EUGENE– We all know that the economy has been a major problem for big and small businesses in Eugene. Lane County lost 17,700 jobs between March 2008 and October 2010, and many of the businesses that employed those people have closed, with others on the verge of collapse. Where is the light at the end of the tunnel? In spite of regular assurances and sound bites telling us how the “Great Recession” is finally over, most of us are not feeling it. While researching another story I recently discovered a bright spot in the local economy in an unsuspecting guise: a polished silver food cart. These micro-businesses are shelling out inexpensive, delicious food along with more heart than you can find in your typical brick and mortar restaurants. Yes restaurants, the cart food is that good.
Down on Kincaid in front of the PLC, Corey Wisun is closing up the Nosh Pit after selling out for the day, “I think the diversity in our menu offerings has been one of our keys to success… It’s all sort-of-familiar, but we tweak it just a bit, add a certain ingredient to make it just a LITTLE bit different- and to push the people’s pallette to make them say. ‘Oh wow!’”
After moving a few locations, Wisun has finally found a “home” for the Pit on campus and says that the captive audience of students and professors provide ample opportunity for spreading the Nosh word. He and his partner Nicole Peltz started the Nosh Pit a year ago after a successful few years with their local-friendly Field-to-Table, “I’d been wanting to get into the food cart scene for quite awhile because of my love for ethnic/global street food.”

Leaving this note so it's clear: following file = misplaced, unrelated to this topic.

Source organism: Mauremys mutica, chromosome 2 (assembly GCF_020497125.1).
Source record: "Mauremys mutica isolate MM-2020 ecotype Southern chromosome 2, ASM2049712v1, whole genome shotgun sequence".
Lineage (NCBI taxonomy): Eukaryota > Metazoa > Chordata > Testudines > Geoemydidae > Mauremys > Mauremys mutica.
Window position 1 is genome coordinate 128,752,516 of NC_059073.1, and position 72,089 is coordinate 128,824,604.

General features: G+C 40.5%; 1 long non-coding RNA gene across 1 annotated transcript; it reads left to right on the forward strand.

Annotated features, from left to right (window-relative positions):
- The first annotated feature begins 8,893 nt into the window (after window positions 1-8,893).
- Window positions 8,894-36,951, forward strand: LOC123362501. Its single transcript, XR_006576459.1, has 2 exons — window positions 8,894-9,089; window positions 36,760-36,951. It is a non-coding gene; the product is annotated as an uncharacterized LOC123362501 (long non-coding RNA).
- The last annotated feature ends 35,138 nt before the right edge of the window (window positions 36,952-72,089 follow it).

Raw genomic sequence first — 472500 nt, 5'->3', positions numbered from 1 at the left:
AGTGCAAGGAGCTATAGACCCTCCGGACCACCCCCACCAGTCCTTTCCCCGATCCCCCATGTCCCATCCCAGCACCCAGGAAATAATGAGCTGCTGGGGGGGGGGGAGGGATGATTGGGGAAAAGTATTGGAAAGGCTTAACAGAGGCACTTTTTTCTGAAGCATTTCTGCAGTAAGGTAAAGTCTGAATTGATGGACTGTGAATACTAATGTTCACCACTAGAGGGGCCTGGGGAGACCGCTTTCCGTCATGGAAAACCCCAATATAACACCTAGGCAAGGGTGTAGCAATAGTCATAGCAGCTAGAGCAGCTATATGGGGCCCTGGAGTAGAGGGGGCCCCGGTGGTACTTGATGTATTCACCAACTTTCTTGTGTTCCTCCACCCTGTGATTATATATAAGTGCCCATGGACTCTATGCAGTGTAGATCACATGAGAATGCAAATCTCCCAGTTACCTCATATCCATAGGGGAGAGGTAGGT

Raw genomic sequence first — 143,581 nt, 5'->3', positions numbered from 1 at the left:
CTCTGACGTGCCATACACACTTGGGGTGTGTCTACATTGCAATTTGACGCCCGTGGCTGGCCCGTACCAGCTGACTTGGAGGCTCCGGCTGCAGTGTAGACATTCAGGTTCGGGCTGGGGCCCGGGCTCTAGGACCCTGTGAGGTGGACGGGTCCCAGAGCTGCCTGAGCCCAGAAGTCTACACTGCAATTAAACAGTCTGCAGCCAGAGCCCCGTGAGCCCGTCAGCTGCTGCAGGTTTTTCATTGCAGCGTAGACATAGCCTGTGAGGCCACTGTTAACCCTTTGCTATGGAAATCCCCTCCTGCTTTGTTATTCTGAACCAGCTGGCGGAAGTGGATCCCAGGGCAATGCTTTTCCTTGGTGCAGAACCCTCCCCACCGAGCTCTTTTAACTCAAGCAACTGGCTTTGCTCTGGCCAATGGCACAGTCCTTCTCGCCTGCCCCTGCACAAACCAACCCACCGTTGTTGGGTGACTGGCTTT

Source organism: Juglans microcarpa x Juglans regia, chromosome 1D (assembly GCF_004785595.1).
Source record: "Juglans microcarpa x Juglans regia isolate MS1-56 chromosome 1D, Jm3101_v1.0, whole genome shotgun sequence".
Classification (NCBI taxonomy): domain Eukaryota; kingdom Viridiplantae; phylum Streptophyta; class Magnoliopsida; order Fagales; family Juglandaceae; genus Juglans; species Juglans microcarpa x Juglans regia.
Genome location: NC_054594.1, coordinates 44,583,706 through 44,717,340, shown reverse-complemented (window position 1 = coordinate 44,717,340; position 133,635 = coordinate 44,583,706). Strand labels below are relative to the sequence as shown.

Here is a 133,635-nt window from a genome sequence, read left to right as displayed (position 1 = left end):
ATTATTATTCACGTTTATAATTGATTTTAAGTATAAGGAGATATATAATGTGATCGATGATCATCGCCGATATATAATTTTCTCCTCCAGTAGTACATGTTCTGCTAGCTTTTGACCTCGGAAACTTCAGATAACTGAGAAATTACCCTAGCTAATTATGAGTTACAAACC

I was still starving after missing Nosh’s staple – the BBQ Pork Pulled Sandwich (get down there early people, lunchtime on campus is no joke), so I decided to swing downtown and see how the other half lives.
“Sandwiched” between the laundromat and the corner store sits one of Eugene’s newest testaments to small business success… Albee’s NY Gyros. Albee’s secret recipe gyro meat spins silently behind the converted speaker/counter as hip-hop drums out from below the cash register. My mouth was watering the moment I stepped in; here on the corner of 11th and Lawrence, the economy is the furthest thing from anyone’s mind. ”
Albee Bahimaj traded his car for a hot dog cart in 2007 and parked it on the corner of Olive and Broadway, “I was out there rain, sleet, and snow sellin dogs after midnight when everyone else was partying. For me, it’s customer service and consistency first.” Albee branched out with a favorite from back home in Brooklyn- the Gyro- but still runs the hot dog cart. You can get one of the best dogs in town right in front of the HorseHead and John Henry’s.
Albee has turned his NY/Mediteranean business into a thriving local hot-spot that provides the best Gyro (Ji-Roh, Yeer-oh, or Euro will do) in town. “I took the time to try all the food before I decided to sell it, and I’m actually the only person in Eugene that has this brand of meat for my Gyros.” While Albee’s Gyro isn’t officially a food cart, it has all the attitude, atmosphere, and street food you’d expect from a cart. Once I sat down and sank my teeth in, at least for a moment, the economy and unemployment and statistics all melted away… that is more than you can ask from any food scene.
It seems the Emerald City’s food carts are weathering the recession, some even thriving. Come down and join me in line as I make the rest of my food cart rounds, but seriously, no cuts.